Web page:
It was definitely a fork in the road situation where a choice had to be made. I’m sorry I won’t be seeing the show made sooner than later but I’d rather not see the version I didn’t totally love, get made.

So yes, I do fight for my concepts sometimes, does it work? Too soon to tell.

How do you define your “line”?  Has it been the same since you began your career, or has it changed over time?  Have you ever crossed that line in your work and faced consequences because of it?

I didn’t really know about comedy’s “hidden purposes” until I started classes at Second City, Chicago at the age of 19 back in 1992. There I learned many well known comedy rules. Rules like, “you can make your comedy about something”, comedy should not “punch down.”  Meaning comedy shouldn’t hurt or go after anyone undeserving— i.e., you don’t make fun of the underdog. And, your comedy could be ABOUT something too, where possible. When I eventually started doing shows with the resident companies at Second City, I was in casts that really pushed the envelope. Stephnie Weir, Susan Messing, Kevin Dorff, TJ Jagodowski and Tami Sagher. We did a lot of stuff back then in 1998 that would probably have been harsher than a lot of stuff I’ve done since.

I’m reminded of the first time I tried out this one bit at Second City where I burned a little tiny desk top American flag on stage then right when audience got mad I said “Don’t worry, it had AIDS on it.” And, it got HUGE, I mean HUGE cheers. Then for some reason, I tried it the next night and the next, alas— it never worked again. I just didn’t find the way to deliver it again, or maybe I just felt like I had crossed a line, though at the time I think I convinced myself it was biting satire.

I didn’t subject the audience to it after that. Really, I think I just wanted to find a way to burn a flag, mostly because our director Mick Napier had given us a great direction at one point— he said: “bring in scenes that would NEVER make it here at Second City.” While my AIDS flag burning scene didn’t make it into a show, to Mick’s credit, many of those scenes we brought in under his direction DID make the show— scenes like a surprisingly hilarious take on spousal abuse starring Steph, Tami and Susan which got huge laughs and made a great point all while Tam and Steph beat the hell out of Susan. I know it sounds crazy, but it was the one of the best scenes in the show.

I think when I was in my 20s (I’ll turn 43 this year), comedy was about pushing buttons, and following Mick’s amazing advice setting off to see where the edges were. And, now in this chapter it’s hopefully about using the Trojan Horse method of sneaking something valuable into comedy. Getting people to think about things in a different light. For example, I wrote a lot about the BP oil spill when I worked at the Tonight Show and I’m really proud of the Key & Peele teacher draft scene from the most recent season highlighting the terrible difference in how we treat our best teachers and our best athletes.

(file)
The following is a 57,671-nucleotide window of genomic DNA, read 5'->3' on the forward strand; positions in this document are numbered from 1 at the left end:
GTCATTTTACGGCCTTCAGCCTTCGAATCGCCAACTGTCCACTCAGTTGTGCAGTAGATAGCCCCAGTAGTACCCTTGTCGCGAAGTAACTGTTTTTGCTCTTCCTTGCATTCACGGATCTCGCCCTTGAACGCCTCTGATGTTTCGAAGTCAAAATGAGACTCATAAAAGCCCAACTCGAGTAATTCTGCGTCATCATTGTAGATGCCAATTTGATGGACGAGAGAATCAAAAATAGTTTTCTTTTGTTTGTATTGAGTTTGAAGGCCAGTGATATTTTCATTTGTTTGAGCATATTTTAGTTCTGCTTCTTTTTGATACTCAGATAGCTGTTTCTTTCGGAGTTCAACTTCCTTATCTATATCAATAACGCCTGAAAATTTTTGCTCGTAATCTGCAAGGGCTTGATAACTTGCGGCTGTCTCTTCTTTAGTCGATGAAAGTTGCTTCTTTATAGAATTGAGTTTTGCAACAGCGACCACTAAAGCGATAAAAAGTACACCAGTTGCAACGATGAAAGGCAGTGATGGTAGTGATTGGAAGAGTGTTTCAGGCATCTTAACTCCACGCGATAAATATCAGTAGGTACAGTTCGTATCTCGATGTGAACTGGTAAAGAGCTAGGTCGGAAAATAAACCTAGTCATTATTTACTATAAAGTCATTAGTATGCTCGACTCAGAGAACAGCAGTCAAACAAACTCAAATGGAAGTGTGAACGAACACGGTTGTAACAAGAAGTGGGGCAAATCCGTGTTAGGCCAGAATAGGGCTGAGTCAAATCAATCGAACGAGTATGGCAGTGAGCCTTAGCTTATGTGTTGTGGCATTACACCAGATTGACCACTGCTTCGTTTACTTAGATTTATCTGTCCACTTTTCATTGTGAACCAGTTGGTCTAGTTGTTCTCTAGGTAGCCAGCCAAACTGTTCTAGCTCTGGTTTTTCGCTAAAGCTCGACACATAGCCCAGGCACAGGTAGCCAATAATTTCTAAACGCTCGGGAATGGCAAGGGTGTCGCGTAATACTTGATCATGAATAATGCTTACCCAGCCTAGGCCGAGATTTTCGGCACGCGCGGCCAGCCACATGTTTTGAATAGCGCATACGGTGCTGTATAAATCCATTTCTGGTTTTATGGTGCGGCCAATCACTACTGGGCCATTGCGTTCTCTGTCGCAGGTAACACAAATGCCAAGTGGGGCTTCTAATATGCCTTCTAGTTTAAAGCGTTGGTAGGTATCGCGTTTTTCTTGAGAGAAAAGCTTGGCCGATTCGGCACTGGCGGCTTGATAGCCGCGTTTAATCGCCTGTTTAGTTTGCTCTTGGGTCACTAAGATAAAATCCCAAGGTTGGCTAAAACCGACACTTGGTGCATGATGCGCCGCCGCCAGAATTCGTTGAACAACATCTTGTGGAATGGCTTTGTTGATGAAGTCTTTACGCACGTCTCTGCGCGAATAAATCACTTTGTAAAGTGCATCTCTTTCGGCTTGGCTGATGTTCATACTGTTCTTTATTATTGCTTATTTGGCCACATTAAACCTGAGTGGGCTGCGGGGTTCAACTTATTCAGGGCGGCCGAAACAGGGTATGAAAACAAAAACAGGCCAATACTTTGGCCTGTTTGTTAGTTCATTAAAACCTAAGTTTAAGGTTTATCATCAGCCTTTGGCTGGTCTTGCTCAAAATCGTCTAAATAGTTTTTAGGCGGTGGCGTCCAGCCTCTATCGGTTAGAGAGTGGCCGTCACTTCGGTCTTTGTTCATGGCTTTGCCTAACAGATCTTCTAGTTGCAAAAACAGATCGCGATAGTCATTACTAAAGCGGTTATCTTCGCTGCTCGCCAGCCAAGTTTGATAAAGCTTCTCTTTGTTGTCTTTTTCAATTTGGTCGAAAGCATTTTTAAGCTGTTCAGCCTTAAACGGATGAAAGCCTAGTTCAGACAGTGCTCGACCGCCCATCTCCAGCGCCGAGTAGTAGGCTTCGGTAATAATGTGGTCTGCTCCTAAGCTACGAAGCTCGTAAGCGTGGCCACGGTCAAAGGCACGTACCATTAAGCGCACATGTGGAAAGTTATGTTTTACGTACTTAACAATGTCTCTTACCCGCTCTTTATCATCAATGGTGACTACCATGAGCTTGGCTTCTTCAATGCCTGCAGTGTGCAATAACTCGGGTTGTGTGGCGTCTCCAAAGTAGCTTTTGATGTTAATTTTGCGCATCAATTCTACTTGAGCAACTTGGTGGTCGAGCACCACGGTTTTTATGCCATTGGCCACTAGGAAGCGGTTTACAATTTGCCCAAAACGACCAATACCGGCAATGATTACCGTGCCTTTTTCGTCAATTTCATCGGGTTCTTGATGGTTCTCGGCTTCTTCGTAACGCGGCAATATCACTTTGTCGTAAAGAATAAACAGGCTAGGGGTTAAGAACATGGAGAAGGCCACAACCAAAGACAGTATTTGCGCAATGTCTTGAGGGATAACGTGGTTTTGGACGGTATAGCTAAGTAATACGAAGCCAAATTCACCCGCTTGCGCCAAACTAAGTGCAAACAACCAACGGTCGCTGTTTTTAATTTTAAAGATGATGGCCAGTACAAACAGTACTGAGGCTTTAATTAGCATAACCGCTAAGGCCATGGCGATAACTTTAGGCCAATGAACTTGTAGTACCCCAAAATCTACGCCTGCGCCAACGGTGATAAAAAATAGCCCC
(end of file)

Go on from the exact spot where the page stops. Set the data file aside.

I’m very interested in the dynamic of a writer’s room – how would you describe the writer’s rooms of which you have been a part? How much of the work is collaborative, and how much is independent? 

I’ve been lucky to have written in a lot of different environments and the rooms are all different but the same if that makes sense. Different in the dynamics and people involved. (sometimes the head writers are drill sergeants, sometimes they are benevolent kings.) The best head writers are laid back and funny themselves. The best staff writers help each other and don’t mind collaborating. It was a wide range of people I’ve met over the years. Writers are generally expected to be able to contribute in a big group dynamic and also be able to sit down and crank out a script on your own. Sometimes you are paired with the talent or star on the show and you have to work with them one on one. Kind of have to be ready for anything.

After establishing a successful career in comedy, writing for acclaimed TV shows, and winning prestigious awards, do you still find simple things like farts funny (if you ever did, I’m not in the business of making assumptions)?

Farts are guaranteed funny. That’s why it’d be a shame to over-use them.

Do you rely more on topical humor or personal experiences to write your comedy?

Definitely a mix of both. For sure, I love using pet peeves as places to start looking for a sketch idea, because you’re already starting with a “universal truth”— i.e., something most people would already agree with or relate to.

I have been emailing myself bits and ideas for years (it used to be a notebook in my pocket before cell phones) but generally I’m noting or writing down things that happen to me that I find funny or unusual.